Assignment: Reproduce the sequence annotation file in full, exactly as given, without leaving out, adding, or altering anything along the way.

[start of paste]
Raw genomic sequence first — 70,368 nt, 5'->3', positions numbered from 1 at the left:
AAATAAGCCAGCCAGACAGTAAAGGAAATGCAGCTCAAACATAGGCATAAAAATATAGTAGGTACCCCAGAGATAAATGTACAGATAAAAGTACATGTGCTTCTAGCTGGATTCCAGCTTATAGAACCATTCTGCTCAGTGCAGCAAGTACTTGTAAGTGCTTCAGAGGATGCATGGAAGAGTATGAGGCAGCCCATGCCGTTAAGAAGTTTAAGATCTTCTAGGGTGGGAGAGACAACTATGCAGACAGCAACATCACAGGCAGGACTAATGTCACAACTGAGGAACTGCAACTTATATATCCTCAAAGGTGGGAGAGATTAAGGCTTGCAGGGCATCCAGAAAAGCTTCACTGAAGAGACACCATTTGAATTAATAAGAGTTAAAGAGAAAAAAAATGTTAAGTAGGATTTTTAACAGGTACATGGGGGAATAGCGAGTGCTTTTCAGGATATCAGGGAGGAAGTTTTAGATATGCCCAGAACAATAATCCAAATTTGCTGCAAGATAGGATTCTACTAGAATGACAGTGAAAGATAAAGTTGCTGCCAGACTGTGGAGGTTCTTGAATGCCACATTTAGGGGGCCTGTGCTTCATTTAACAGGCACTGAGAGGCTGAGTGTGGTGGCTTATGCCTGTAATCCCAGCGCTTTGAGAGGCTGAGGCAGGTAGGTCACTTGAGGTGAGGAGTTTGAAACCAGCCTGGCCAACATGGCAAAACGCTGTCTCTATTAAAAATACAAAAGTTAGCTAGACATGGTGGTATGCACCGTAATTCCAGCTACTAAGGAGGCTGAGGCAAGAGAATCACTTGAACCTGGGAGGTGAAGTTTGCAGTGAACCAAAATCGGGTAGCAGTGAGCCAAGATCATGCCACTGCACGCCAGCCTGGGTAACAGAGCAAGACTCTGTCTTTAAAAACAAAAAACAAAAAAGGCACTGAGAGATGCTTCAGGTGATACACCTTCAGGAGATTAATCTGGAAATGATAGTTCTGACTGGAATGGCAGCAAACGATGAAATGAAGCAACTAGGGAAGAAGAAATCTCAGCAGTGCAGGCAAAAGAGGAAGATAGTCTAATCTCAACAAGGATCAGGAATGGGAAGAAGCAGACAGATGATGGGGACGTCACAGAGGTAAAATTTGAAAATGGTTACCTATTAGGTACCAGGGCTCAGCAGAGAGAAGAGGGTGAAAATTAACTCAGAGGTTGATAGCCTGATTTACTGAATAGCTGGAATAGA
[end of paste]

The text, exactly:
Raw genomic sequence first — 70,368 nt, 5'->3', positions numbered from 1 at the left:
AAATAAGCCAGCCAGACAGTAAAGGAAATGCAGCTCAAACATAGGCATAAAAATATAGTAGGTACCCCAGAGATAAATGTACAGATAAAAGTACATGTGCTTCTAGCTGGATTCCAGCTTATAGAACCATTCTGCTCAGTGCAGCAAGTACTTGTAAGTGCTTCAGAGGATGCATGGAAGAGTATGAGGCAGCCCATGCCGTTAAGAAGTTTAAGATCTTCTAGGGTGGGAGAGACAACTATGCAGACAGCAACATCACAGGCAGGACTAATGTCACAACTGAGGAACTGCAACTTATATATCCTCAAAGGTGGGAGAGATTAAGGCTTGCAGGGCATCCAGAAAAGCTTCACTGAAGAGACACCATTTGAATTAATAAGAGTTAAAGAGAAAAAAAATGTTAAGTAGGATTTTTAACAGGTACATGGGGGAATAGCGAGTGCTTTTCAGGATATCAGGGAGGAAGTTTTAGATATGCCCAGAACAATAATCCAAATTTGCTGCAAGATAGGATTCTACTAGAATGACAGTGAAAGATAAAGTTGCTGCCAGACTGTGGAGGTTCTTGAATGCCACATTTAGGGGGCCTGTGCTTCATTTAACAGGCACTGAGAGGCTGAGTGTGGTGGCTTATGCCTGTAATCCCAGCGCTTTGAGAGGCTGAGGCAGGTAGGTCACTTGAGGTGAGGAGTTTGAAACCAGCCTGGCCAACATGGCAAAACGCTGTCTCTATTAAAAATACAAAAGTTAGCTAGACATGGTGGTATGCACCGTAATTCCAGCTACTAAGGAGGCTGAGGCAAGAGAATCACTTGAACCTGGGAGGTGAAGTTTGCAGTGAACCAAAATCGGGTAGCAGTGAGCCAAGATCATGCCACTGCACGCCAGCCTGGGTAACAGAGCAAGACTCTGTCTTTAAAAACAAAAAACAAAAAAGGCACTGAGAGATGCTTCAGGTGATACACCTTCAGGAGATTAATCTGGAAATGATAGTTCTGACTGGAATGGCAGCAAACGATGAAATGAAGCAACTAGGGAAGAAGAAATCTCAGCAGTGCAGGCAAAAGAGGAAGATAGTCTAATCTCAACAAGGATCAGGAATGGGAAGAAGCAGACAGATGATGGGGACGTCACAGAGGTAAAATTTGAAAATGGTTACCTATTAGGTACCAGGGCTCAGCAGAGAGAAGAGGGTGAAAATTAACTCAGAGGTTGATAGCCTGATTTACTGAATAGCTGGAATAGA